When the Rhode Island Marine Trades Association (RIMTA) received word of winning a grant from the Governor’s Workforce Board RI to launch a Marine Trades Pre-Apprenticeship Program, it was cause for celebration. The $142,788 grant was good news for career-seekers who now have a clear pathway to training for entry-level jobs; it was also welcome news for employers who will now have a source for workers with basic skills who can grow into star employees.

Students in the Tiverton High School marine-trades program show off a 16-foot skiff that they built. ©

Students in the Tiverton High School marine-trades program show off a 16-foot skiff that they built. ©

But if you look at the broader picture of what is happening in marine-trades training in Rhode Island, the news of this pre-apprenticeship program is deeper than cause for celebration. It will help transform how the state’s boating workforce is built.

This spring, the Rhode Island State Apprenticeship Council recognized the model for the Rhode Island Marine Trades Apprentice Program, developed at Hinckley Yachts in Portsmouth. This program is the next step for pre-apprentices or for those with a solid foundation of skill, such as grads of the International Yacht Restoration School (IYRS) or the New England Institute of Technology (NEIT), who want to apprentice with master journeymen. The state also has high school programs in marine technology that are attracting young people who are excited about working around boats.

Rhode Island now has an entire ladder of career training programs. But if this series of programs were a tree, the High School programs would be the roots. By working with local marine companies and exposing students to different areas of the field, these high school programs are giving young Rhode Islanders a glimpse at their own futures by showing them what is possible with hard work and a passion for boats.

A Leader in HS Career Tech

Rhode Island has become a leader in marine trades career tech programs for high school students, thanks in part to two impassioned instructors who helped write a curriculum with the American Boat & Yacht Council (ABYC), which can now be adopted by schools in other states.

Michael Jarret, instructor at Chariho Career and Technical Center, and Chris Bianco, instructor at the Warwick Area Career and Technical Center, both run marine technology programs at their respective schools. These are three-year programs, and students enter in the sophomore year. Students spend the first 1.5 years getting a broad introduction to the industry through 14 modules, including boat design and construction, fiberglass construction and repair, engine mechanics (outboard, inboard and inboard/outboard), welding and metalworking, marine systems, wood joinery and finishes, and other areas. After completing these modules students specialize by doing their own project. Some gravitate to welding and metalwork; one student is refitting an O’Day Javelin; others are building skiffs or rebuilding outboards.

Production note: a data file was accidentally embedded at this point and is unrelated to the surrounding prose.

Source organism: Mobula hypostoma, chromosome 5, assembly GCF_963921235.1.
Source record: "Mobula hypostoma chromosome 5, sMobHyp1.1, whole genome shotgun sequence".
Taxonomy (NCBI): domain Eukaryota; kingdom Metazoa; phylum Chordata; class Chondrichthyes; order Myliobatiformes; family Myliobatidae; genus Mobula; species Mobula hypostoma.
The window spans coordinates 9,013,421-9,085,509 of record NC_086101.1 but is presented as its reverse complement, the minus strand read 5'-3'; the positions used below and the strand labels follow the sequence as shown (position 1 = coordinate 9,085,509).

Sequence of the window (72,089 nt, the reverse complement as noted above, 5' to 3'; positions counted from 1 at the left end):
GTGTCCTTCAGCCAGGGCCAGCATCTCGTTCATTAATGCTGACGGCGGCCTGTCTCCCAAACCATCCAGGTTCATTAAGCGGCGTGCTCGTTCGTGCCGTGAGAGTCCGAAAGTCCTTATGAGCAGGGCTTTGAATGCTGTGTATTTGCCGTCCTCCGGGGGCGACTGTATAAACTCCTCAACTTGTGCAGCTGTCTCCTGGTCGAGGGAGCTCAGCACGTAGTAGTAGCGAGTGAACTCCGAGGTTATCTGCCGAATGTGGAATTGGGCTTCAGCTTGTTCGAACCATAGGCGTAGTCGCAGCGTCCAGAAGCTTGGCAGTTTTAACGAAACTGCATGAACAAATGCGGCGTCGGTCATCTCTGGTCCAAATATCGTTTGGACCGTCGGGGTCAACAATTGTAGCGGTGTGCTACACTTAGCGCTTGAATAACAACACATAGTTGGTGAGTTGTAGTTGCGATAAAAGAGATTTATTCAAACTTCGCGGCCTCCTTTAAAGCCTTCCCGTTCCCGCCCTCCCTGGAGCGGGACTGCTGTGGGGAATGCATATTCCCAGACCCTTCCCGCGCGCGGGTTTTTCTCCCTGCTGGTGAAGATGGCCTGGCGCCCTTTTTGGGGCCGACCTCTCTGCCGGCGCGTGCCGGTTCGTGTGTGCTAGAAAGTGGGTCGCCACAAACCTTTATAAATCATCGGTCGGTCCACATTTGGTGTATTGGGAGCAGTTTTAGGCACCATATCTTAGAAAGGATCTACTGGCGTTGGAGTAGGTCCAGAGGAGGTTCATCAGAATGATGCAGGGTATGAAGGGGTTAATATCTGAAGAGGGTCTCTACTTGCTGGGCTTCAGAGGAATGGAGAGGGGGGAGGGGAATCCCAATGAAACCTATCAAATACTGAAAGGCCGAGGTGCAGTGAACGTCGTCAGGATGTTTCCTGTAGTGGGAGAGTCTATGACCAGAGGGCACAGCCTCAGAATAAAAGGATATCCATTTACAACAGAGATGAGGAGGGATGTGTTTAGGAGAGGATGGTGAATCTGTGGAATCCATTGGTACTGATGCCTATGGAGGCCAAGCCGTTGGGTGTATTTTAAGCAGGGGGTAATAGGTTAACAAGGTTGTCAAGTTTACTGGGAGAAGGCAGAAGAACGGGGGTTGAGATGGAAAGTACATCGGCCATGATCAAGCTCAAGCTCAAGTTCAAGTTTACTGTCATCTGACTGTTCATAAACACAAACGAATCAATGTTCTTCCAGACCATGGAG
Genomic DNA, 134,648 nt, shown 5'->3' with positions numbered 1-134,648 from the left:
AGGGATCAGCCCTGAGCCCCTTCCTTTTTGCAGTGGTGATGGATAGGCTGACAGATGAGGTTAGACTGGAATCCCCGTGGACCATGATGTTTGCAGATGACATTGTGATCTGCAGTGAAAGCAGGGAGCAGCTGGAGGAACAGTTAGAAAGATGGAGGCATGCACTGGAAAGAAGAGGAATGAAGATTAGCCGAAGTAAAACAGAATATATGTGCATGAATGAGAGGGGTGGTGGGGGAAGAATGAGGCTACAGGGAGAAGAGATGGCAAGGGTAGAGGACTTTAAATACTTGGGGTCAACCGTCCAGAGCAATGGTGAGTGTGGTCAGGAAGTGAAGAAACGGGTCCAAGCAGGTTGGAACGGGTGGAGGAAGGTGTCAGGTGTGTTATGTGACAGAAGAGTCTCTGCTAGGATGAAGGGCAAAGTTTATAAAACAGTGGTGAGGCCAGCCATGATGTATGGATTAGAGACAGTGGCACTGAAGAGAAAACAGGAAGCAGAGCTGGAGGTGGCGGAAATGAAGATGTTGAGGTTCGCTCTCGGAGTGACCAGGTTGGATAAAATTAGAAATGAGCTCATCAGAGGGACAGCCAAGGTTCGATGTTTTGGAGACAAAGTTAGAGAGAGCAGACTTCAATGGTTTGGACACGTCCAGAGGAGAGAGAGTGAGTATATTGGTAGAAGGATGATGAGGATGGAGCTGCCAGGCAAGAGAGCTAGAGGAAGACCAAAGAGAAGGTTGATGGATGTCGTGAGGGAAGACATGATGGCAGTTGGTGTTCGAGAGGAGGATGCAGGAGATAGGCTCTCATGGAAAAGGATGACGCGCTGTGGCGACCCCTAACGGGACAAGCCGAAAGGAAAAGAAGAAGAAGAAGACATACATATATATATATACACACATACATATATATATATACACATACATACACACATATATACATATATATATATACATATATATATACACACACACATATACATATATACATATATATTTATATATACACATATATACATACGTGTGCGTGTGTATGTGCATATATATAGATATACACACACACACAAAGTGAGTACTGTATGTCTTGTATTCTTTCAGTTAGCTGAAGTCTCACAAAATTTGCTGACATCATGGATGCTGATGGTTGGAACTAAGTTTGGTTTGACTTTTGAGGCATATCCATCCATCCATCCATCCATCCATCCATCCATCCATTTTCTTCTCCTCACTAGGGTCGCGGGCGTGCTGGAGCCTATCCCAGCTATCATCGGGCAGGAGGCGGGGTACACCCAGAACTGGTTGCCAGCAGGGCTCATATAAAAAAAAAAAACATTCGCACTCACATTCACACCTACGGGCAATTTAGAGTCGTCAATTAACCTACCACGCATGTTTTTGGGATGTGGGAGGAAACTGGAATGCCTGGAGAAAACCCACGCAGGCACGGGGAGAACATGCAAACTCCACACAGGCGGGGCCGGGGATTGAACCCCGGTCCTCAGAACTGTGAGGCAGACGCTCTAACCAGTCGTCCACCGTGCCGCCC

Building Boats in Tiverton

When word started getting out about the sturdy 16-foot wooden skiffs being built at Tiverton High School, a line of buyers started to form. According to Bill Phillips, technology education teacher at Tiverton who runs the school’s marine-trades program, these flat-bottom boats are perfectly suited to the nearby Sakonnet River and were used in the 1970s and ‘80s for quahogging.

The deep interest from the local community in owning these student-built boats was one surprise outcome of the four-year-old program. The other, according to Phillips, is how much this program has been embraced by the local marine industry. “I can’t believe how much the doors have opened for us,” says Phillips. Local marine companies have talked with students, invited them to tour their operations, and been generous with their expertise.

The Tiverton program follows a different curriculum from the two career-tech programs. Students hone their hands-on skills by building the skiffs. They also learn about the industry through talks with local business owners and field trips. RIMTA is helping Phillips roll his program into a six-week summer program. Several students in all programs have secured internship and work-and-learn opportunities in the marine trades.

Opening Up New Horizons

When students graduate from all three programs, they take a variety of routes. Some continue to get schooled at places like MTTI, NEIT and IYRS; some attend maritime academies; some go right into the workforce. The new Rhode Island Marine Trades Pre-Apprenticeship Program will be a huge open door for students who do not want to continue in school but will benefit from the program’s 205 hours of training to round out their skills.

All three instructors may be teaching students valuable hands-on skills. But the real work of these instructors is giving students an introduction to new possibilities for their futures.

“The really exciting part,” says Jarret, “is seeing what students decide to do after the program. Before entering the program, they have no idea of the breadth of the marine-trades umbrella. When they leave the program, many go in a direction they never even knew existed.” For more information about these training programs, contact RIMTA at

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